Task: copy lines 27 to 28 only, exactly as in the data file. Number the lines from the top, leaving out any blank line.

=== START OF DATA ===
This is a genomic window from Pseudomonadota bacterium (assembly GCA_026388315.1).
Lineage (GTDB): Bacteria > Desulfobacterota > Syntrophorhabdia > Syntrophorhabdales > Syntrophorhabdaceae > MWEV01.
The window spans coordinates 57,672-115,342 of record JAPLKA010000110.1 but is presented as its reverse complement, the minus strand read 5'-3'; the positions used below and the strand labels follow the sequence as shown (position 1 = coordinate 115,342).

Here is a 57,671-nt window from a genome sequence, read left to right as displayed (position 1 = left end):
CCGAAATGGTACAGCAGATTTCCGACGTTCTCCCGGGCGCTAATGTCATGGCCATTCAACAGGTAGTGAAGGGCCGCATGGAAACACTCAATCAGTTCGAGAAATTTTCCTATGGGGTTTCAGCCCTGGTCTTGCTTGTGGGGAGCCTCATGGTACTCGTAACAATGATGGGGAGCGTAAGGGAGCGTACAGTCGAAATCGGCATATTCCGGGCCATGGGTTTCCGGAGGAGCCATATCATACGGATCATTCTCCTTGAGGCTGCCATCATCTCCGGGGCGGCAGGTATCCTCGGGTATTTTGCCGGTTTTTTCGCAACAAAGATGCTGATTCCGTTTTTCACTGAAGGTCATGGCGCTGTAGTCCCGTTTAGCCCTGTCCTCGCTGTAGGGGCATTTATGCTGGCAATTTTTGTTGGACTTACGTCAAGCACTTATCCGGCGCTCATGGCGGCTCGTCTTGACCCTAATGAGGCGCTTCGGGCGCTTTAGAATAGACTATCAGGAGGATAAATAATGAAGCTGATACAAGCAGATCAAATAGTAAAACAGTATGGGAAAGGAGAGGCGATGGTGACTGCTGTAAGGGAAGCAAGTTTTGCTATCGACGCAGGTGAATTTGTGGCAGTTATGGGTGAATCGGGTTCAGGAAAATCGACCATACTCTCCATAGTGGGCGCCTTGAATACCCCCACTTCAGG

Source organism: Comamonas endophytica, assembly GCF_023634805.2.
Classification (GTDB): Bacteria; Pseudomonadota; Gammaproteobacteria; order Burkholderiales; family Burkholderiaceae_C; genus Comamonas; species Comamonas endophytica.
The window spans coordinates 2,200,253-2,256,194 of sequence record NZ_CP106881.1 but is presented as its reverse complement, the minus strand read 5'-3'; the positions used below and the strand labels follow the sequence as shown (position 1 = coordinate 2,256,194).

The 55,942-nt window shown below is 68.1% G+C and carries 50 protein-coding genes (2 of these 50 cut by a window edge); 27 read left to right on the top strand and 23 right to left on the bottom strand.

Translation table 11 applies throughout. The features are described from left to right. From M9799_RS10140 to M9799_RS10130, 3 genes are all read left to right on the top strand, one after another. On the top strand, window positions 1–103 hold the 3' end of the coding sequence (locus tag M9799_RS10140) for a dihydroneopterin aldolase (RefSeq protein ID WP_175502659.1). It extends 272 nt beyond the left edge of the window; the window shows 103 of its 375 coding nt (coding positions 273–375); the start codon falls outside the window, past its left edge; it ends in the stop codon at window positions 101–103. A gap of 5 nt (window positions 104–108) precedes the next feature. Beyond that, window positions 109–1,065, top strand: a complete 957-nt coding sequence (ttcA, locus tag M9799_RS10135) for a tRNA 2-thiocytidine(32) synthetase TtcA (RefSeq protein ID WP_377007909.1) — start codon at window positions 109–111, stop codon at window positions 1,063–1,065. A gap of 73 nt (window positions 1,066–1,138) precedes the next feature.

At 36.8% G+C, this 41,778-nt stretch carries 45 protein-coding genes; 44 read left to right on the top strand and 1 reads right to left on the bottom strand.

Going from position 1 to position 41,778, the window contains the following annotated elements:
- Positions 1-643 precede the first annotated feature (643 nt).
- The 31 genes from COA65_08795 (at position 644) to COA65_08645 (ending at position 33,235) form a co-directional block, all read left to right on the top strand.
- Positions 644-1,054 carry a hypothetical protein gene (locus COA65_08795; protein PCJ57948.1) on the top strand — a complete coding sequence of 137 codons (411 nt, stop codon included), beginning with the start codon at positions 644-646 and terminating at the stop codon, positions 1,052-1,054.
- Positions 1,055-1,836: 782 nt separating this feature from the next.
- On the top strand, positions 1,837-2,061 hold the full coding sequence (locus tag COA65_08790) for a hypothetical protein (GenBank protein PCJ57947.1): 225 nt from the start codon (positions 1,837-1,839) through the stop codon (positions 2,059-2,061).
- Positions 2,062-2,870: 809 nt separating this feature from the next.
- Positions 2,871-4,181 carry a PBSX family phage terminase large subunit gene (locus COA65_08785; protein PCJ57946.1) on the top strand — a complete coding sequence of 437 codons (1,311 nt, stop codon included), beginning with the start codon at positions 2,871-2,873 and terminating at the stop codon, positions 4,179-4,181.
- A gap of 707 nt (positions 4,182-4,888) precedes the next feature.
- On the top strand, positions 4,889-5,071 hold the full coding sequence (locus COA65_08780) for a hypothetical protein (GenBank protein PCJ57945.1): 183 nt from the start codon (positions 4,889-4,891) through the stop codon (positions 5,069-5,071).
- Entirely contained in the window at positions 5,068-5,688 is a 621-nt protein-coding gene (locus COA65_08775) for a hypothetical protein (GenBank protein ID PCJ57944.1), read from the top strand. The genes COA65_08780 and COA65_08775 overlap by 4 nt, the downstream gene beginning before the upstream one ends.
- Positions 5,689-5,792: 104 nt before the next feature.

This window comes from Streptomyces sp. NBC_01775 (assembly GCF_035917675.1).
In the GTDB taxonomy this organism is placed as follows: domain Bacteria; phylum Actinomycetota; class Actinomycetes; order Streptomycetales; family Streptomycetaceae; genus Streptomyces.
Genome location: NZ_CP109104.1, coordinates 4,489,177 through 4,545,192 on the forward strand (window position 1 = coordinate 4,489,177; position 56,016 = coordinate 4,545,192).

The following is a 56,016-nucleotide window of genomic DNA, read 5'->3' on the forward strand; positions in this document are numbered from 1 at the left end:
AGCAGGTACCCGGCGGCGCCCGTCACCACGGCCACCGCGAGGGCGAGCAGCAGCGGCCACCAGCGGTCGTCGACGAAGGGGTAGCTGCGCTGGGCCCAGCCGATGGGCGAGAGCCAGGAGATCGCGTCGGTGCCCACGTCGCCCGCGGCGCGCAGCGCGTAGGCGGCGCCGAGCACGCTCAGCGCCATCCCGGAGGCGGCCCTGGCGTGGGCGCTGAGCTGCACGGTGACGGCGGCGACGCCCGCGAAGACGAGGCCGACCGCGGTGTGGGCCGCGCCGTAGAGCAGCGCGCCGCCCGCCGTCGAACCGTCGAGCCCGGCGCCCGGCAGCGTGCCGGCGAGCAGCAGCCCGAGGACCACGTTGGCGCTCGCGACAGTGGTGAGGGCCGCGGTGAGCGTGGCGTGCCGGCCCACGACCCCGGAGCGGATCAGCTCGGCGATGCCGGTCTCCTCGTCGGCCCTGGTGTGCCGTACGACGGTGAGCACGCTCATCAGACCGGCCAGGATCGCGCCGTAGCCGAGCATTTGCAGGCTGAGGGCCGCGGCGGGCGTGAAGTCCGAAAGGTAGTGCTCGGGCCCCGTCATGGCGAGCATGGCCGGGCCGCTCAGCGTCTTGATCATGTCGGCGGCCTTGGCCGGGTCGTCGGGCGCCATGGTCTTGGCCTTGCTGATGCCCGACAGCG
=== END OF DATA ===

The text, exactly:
The following is a 56,016-nucleotide window of genomic DNA, read 5'->3' on the forward strand; positions in this document are numbered from 1 at the left end:
AGCAGGTACCCGGCGGCGCCCGTCACCACGGCCACCGCGAGGGCGAGCAGCAGCGGCCACCAGCGGTCGTCGACGAAGGGGTAGCTGCGCTGGGCCCAGCCGATGGGCGAGAGCCAGGAGATCGCGTCGGTGCCCACGTCGCCCGCGGCGCGCAGCGCGTAGGCGGCGCCGAGCACGCTCAGCGCCATCCCGGAGGCGGCCCTGGCGTGGGCGCTGAGCTGCACGGTGACGGCGGCGACGCCCGCGAAGACGAGGCCGACCGCGGTGTGGGCCGCGCCGTAGAGCAGCGCGCCGCCCGCCGTCGAACCGTCGAGCCCGGCGCCCGGCAGCGTGCCGGCGAGCAGCAGCCCGAGGACCACGTTGGCGCTCGCGACAGTGGTGAGGGCCGCGGTGAGCGTGGCGTGCCGGCCCACGACCCCGGAGCGGATCAGCTCGGCGATGCCGGTCTCCTCGTCGGCCCTGGTGTGCCGTACGACGGTGAGCACGCTCATCAGACCGGCCAGGATCGCGCCGTAGCCGAGCATTTGCAGGCTGAGGGCCGCGGCGGGCGTGAAGTCCGAAAGGTAGTGCTCGGGCCCCGTCATGGCGAGCATGGCCGGGCCGCTCAGCGTCTTGATCATGTCGGCGGCCTTGGCCGGGTCGTCGGGCGCCATGGTCTTGGCCTTGCTGATGCCCGACAGCG